No sympathy when shouting out is all you know, Behind your lies I can see the secrets you don’t show, We don’t know how you’re spending all of your days, Knowing that love isn’t here, You see the pictures but you don’t know their names, ‘Cause love isn’t here, You took something perfect and painted it red.—Daniel Merriweather

Have you noticed we don’t slow dance anymore? To grind is appropriate, to slow dance absurd. We are too controlled to get lost in the melody, the gentle sway of synchronized hips, whispered breath as we rest cheek to cheek. That would require you knowing my name, a heightened awareness of my scent, gratefulness for holding me in your arms and not just appreciation for my backside in your hands.

Maybe that’s why the first dance is so special at weddings. For the whole world to see he acknowledges her as forever precious, she stands unguarded yet wholly protected. Between that moment, and the groom’s face when he sees his bride for the first time, that’s the only reason I attend weddings. Those two moments of unabashed love.

In the quest, we’ve lost that; lost the desire to be unwary, candid. We’ve taken something so perfect— the Monet of love and painted it red.

Love is the battle where we both end up with scars; no longer simple, no longer sought after, no longer won. We get into relationships, remain strangers, depart victims. It’s so interesting. At Paul C. Brunson’s It’s Complicated event, I kept thinking to myself how we (both genders) lost the reality of love.

Brunson said as much in his humor-laced tidbits of wisdom, but people weren’t really hearing him. High off drink, high off ambiance; we forgot the high of making lasting connections. It’s not that we don’t believe: men believe in love but are distracted by fancy merchandise; women believe in love but settle when they get tired of the struggle.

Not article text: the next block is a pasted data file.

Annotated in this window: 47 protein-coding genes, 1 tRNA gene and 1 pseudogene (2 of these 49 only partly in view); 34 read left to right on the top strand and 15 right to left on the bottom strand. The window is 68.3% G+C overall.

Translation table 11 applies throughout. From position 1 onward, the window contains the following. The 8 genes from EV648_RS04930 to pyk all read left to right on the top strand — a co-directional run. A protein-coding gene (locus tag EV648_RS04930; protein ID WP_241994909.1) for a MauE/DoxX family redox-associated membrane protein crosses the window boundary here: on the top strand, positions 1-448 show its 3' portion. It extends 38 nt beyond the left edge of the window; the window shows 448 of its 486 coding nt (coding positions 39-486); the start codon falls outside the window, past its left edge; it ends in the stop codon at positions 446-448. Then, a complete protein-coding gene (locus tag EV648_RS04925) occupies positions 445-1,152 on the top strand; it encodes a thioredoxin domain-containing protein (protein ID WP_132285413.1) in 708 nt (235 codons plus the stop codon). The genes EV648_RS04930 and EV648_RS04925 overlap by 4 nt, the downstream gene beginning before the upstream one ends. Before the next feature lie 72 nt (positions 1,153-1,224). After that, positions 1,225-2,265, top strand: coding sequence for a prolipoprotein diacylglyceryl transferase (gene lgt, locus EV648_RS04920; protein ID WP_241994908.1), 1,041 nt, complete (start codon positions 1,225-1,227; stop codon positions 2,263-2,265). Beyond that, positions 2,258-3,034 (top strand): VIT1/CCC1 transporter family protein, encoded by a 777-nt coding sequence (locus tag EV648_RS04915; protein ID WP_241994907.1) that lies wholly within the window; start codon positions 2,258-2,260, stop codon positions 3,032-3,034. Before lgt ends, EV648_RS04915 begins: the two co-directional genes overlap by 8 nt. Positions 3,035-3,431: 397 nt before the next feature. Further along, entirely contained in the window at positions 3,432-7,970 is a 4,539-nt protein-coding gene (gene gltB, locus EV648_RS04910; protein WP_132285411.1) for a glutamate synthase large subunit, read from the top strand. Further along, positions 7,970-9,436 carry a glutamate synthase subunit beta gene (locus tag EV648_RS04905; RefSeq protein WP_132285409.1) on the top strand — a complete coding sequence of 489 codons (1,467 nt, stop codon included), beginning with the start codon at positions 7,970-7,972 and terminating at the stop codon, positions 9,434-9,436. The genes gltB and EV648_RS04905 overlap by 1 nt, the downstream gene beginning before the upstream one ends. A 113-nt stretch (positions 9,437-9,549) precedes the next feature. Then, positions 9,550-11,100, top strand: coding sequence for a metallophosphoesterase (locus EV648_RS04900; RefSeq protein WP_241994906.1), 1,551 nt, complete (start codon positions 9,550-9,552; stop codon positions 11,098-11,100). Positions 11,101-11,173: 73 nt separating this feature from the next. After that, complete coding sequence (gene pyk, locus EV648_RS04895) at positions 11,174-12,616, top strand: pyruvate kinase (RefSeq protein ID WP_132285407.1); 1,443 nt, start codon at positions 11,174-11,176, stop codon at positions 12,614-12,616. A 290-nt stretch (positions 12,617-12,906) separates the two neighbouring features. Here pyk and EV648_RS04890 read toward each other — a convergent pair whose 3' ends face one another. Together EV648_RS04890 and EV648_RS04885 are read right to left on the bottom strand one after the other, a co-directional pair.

Love isn’t a consolation prize. It isn’t a second-best solution. Love is forever.

This isn’t the good woman vs. good man diatribe—this is the notion that the desire to love and be loved in return has lost the glamour it once held. Sure you still find your hopeless romantics wandering the streets, but too soon their candle burns out in desolation.

There’s only so long you can hold out hope before you’re tired of being the one holding the bride’s bouquet. The toss gets rather obvious when you’re the only one standing in the middle. As often as we spout #foreveralone, no one truly gives up the hunt. Hope’s a lonely bedfellow.

So where so we go from here? How do we again believe in love and the power of its might? Do we even want to? Or do we enjoy the new red splotches on a classic piece?


1 Comment (+add yours?)

  1. rdavis
    Sep 20, 2012 @ 08:23:58

    love this for so many reasons…keep ’em coming 🙂


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